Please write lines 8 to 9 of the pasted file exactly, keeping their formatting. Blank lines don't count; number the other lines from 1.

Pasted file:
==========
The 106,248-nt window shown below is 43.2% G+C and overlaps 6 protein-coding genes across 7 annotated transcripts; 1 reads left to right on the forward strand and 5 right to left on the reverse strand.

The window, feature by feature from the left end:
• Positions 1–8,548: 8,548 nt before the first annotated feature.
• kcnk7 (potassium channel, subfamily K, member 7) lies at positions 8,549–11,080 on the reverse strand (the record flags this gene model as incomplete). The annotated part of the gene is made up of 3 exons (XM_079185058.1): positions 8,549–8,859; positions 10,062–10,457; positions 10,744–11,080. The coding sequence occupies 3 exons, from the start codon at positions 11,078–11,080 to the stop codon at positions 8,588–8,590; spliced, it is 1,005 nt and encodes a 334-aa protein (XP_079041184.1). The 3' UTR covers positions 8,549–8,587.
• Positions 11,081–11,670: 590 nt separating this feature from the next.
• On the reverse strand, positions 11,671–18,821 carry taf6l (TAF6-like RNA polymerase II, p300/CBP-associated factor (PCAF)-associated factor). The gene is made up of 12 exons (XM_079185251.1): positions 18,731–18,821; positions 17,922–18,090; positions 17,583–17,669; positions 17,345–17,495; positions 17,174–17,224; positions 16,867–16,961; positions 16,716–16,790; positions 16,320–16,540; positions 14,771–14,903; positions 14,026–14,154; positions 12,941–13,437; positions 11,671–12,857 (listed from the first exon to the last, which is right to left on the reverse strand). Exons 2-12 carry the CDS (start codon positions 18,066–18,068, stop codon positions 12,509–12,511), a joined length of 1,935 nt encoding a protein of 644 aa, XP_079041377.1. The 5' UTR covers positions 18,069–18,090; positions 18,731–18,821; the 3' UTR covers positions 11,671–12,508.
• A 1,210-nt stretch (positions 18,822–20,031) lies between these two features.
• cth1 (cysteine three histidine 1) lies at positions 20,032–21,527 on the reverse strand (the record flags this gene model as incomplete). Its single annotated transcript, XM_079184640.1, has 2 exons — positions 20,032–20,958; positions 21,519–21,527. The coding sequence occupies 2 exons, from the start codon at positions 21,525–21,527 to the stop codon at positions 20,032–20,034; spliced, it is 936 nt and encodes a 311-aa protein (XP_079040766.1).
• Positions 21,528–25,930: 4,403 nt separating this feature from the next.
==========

• cth1 (cysteine three histidine 1) lies at positions 20,032–21,527 on the reverse strand (the record flags this gene model as incomplete). Its single annotated transcript, XM_079184640.1, has 2 exons — positions 20,032–20,958; positions 21,519–21,527. The coding sequence occupies 2 exons, from the start codon at positions 21,525–21,527 to the stop codon at positions 20,032–20,034; spliced, it is 936 nt and encodes a 311-aa protein (XP_079040766.1).
• Positions 21,528–25,930: 4,403 nt separating this feature from the next.